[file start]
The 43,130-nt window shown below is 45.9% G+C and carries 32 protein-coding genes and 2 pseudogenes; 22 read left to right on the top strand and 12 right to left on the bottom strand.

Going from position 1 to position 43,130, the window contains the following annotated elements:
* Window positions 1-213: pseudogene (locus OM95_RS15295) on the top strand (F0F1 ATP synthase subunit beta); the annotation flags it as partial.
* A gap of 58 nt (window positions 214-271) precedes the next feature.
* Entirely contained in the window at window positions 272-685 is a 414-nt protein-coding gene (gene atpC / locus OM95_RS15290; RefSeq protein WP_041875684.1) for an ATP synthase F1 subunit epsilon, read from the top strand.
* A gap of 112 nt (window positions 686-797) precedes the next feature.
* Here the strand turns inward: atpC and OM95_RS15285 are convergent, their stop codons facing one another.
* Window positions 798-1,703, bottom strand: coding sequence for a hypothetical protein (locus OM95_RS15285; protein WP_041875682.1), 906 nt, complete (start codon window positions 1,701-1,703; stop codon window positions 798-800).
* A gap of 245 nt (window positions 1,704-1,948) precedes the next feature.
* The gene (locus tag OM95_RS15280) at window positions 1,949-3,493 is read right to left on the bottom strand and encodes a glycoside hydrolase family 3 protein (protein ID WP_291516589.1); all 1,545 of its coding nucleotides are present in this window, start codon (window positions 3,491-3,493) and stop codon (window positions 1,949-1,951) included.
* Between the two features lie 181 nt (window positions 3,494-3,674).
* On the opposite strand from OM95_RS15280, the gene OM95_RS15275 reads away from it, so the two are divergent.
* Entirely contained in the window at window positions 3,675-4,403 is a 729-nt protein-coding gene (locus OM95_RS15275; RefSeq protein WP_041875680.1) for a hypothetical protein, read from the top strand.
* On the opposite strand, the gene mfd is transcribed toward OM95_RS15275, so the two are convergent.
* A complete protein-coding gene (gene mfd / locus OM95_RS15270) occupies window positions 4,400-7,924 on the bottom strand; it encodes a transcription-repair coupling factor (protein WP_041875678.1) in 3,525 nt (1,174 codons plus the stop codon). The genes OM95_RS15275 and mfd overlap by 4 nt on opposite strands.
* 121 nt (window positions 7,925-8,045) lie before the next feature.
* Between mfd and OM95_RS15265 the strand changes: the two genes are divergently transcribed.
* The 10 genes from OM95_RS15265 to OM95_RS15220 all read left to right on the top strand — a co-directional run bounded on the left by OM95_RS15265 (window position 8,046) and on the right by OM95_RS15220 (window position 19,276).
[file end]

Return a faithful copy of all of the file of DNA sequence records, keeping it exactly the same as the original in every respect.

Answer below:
The 43,130-nt window shown below is 45.9% G+C and carries 32 protein-coding genes and 2 pseudogenes; 22 read left to right on the top strand and 12 right to left on the bottom strand.

Going from position 1 to position 43,130, the window contains the following annotated elements:
* Window positions 1-213: pseudogene (locus OM95_RS15295) on the top strand (F0F1 ATP synthase subunit beta); the annotation flags it as partial.
* A gap of 58 nt (window positions 214-271) precedes the next feature.
* Entirely contained in the window at window positions 272-685 is a 414-nt protein-coding gene (gene atpC / locus OM95_RS15290; RefSeq protein WP_041875684.1) for an ATP synthase F1 subunit epsilon, read from the top strand.
* A gap of 112 nt (window positions 686-797) precedes the next feature.
* Here the strand turns inward: atpC and OM95_RS15285 are convergent, their stop codons facing one another.
* Window positions 798-1,703, bottom strand: coding sequence for a hypothetical protein (locus OM95_RS15285; protein WP_041875682.1), 906 nt, complete (start codon window positions 1,701-1,703; stop codon window positions 798-800).
* A gap of 245 nt (window positions 1,704-1,948) precedes the next feature.
* The gene (locus tag OM95_RS15280) at window positions 1,949-3,493 is read right to left on the bottom strand and encodes a glycoside hydrolase family 3 protein (protein ID WP_291516589.1); all 1,545 of its coding nucleotides are present in this window, start codon (window positions 3,491-3,493) and stop codon (window positions 1,949-1,951) included.
* Between the two features lie 181 nt (window positions 3,494-3,674).
* On the opposite strand from OM95_RS15280, the gene OM95_RS15275 reads away from it, so the two are divergent.
* Entirely contained in the window at window positions 3,675-4,403 is a 729-nt protein-coding gene (locus OM95_RS15275; RefSeq protein WP_041875680.1) for a hypothetical protein, read from the top strand.
* On the opposite strand, the gene mfd is transcribed toward OM95_RS15275, so the two are convergent.
* A complete protein-coding gene (gene mfd / locus OM95_RS15270) occupies window positions 4,400-7,924 on the bottom strand; it encodes a transcription-repair coupling factor (protein WP_041875678.1) in 3,525 nt (1,174 codons plus the stop codon). The genes OM95_RS15275 and mfd overlap by 4 nt on opposite strands.
* 121 nt (window positions 7,925-8,045) lie before the next feature.
* Between mfd and OM95_RS15265 the strand changes: the two genes are divergently transcribed.
* The 10 genes from OM95_RS15265 to OM95_RS15220 all read left to right on the top strand — a co-directional run bounded on the left by OM95_RS15265 (window position 8,046) and on the right by OM95_RS15220 (window position 19,276).